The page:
Name of Collection: Biology

School Name: Bronx High School of Science

Address: 75 West 205th Street, Bronx, NY 10468

Phone: (718) 817-7730

Fax: (718) 817-7951

Librarian: Denise Kim, Hillary Donitz-Goldstein

Librarian's e-mail:


This biology collection encompasses genetics, genetic engineering, biotechnology, bioethics, microbiology, immunology, and epidemiology.

Questions for Inquiry:

How do humans genetically compare to flies, worms, mice and other animals?
What are the factors that can determine the outcome of a gene mutation?
What is the significance of the Human Genome Project and how is it affecting modern medicine?


Life Sciences, Cells, Organisms, Physiology, Immunology, Bioethics, Bioscience, Diseases, Biodiversity, Variation, Human Biology, Bionics, Cloning

Subject Headings:

Biology, Cytology, Genetics, Genetic engineering, Molecular biology, Evolution, Natural selection, Biotechnology, Communicable diseases, Epidemiology

Dewey Decimal Classification(s):

174 Professional ethics
176 Ethics of sex and reproduction
570 Life sciences
574 Biology
575 Evolution and genetics
576 Microbiology
611 Human anatomy, cytology, histology
616 Diseases

Key Books


Hine, Robert. The Facts on File Dictionary of Biology. 4th ed. New York : Facts On File, 2005.
Defines the basic principles and terms used in the field of biology. Includes entries on beta-oxidation, cerebral nuclei, DNA fingerprinting, and rapid eye movement. The appendices include charts of the animal and plant kingdoms and amino acids, as well as a list of online resources.

McGrath, Kimberley A. World of Biology . Detroit, MI : Gale Group, 1999.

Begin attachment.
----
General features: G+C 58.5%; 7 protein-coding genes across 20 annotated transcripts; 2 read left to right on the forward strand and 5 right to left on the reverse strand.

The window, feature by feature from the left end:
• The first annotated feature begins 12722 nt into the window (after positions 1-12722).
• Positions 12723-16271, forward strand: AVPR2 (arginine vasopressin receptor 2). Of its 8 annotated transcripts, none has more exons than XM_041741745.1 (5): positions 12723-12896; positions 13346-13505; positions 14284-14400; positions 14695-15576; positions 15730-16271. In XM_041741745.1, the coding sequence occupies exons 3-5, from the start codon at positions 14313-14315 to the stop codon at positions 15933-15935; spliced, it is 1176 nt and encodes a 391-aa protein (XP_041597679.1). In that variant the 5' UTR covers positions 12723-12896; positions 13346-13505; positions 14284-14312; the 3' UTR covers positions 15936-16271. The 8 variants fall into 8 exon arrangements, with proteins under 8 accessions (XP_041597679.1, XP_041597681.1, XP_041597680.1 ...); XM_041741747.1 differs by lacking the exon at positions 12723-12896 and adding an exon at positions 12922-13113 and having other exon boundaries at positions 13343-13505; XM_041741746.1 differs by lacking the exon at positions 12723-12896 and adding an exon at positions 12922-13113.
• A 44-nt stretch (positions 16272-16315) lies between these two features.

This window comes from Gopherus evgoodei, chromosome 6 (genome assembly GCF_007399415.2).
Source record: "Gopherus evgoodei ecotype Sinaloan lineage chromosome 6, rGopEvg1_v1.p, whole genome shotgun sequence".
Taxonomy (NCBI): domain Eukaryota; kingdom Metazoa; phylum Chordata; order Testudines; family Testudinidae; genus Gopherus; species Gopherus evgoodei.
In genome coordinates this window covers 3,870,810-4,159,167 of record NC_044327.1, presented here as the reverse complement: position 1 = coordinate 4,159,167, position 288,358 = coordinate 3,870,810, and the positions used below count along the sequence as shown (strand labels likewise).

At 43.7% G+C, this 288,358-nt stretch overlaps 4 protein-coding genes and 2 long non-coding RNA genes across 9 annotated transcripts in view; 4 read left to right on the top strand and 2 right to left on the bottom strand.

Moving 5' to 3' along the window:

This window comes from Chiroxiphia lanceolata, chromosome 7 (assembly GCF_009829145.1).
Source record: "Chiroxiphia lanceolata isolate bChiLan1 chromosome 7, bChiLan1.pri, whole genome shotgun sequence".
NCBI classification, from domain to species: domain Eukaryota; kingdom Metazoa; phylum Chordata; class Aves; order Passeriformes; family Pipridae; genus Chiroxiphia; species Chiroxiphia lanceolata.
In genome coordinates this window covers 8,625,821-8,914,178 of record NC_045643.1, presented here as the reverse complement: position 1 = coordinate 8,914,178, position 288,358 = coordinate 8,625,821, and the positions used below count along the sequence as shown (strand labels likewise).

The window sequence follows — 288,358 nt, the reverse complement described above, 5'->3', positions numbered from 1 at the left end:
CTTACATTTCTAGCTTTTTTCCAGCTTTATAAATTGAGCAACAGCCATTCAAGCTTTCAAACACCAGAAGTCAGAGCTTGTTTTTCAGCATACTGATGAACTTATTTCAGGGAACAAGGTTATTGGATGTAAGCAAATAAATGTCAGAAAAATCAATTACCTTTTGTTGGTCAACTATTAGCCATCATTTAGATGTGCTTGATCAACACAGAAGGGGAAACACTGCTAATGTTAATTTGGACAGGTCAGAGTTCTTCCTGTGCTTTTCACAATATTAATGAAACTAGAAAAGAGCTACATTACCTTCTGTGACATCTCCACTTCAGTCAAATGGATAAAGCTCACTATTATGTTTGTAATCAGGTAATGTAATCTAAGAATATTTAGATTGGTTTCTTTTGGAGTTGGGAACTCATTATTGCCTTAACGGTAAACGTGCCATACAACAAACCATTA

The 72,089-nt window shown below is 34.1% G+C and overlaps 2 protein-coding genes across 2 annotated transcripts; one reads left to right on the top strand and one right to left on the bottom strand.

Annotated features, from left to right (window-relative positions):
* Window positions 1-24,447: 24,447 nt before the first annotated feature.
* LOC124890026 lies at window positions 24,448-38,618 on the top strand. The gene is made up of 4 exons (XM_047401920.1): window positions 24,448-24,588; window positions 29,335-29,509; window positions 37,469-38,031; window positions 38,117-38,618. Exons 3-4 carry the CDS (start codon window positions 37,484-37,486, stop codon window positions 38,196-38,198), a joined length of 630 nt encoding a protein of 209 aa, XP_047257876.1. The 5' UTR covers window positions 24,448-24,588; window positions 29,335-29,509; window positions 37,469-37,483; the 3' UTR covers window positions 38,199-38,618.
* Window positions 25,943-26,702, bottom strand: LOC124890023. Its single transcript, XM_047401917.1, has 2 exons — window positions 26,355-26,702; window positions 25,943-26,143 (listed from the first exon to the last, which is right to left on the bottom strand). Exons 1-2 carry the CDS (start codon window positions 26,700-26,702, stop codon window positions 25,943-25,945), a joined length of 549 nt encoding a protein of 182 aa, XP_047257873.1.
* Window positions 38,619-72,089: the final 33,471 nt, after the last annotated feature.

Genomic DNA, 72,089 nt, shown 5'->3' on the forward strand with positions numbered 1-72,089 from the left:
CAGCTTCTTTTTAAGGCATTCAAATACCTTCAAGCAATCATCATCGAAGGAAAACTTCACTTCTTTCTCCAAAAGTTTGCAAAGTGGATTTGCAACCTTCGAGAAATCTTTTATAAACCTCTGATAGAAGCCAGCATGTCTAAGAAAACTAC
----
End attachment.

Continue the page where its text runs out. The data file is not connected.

Offers 1,000 essays, definitions and biographies; about 350 illustrations; and other information in all aspects of biology, including anatomy, physiology, ecology, botany, genetics, biochemistry, medicine and molecular biology.

Stone, Carol Leth. The Basics of Biology. Westport, Conn. : Greenwood Press, 2004.
Describes the discipline's history as well as its basic theories and concepts. Discusses noteworthy discoveries and demonstrates modern methods and research tools. Topics include the biosphere, evolution, cells and genetics, organs and systems, organisms, and human beings.

Knight, Jeffrey A. Encyclopedia of Genetics. Pasadena, CA: Salem Press, 2004.
Among the topics included are altruism, ancient DNA, antibodies, bioethics, biological determinism, cancer, cell culture of plants and animals, diabetes, epistasis, eugenics, genetically modified foods, and pseudogenes. Several entries are devoted to case studies of model organisms, and there are multiple entries on aspects of DNA, gene regulation, gene therapy, genetic code, genetic engineering, and chromosomes.

Lerner, K. Lee, and Brenda Wilmoth Lerner. World of Microbiology and Immunology. Detroit: Gale Group, 2003.
A two-volume encyclopedic guide that covers the concepts, theories, discoveries and pioneers in microbiology and immunology using a mix of traditional academic and topical articles. Addresses current ethical, legal and social issues with special emphasis given to biological warfare and terrorism.

Yount, Lisa. Biotechnology and Genetic Engineering . New York : Facts on File, 2004.
Overviews issues in biotechnology, genetic engineering, and the law regarding research and applications in these areas. Features a chronology, biographical listings, a glossary, an annotated bibliography, and a list of organizations and agencies. Appendices summarize four US cases and provide an excerpt from a July 2002 document by the President's Council on Bioethics. Includes material on biotechnology as a business, the debate on embryonic stem cells, and the connection between biotechnology and bioterrorism.


Bobick, James. The Handy Biology Answer Book. Canton, MI: Library of Congress Cataloging-in-Publication, 2004.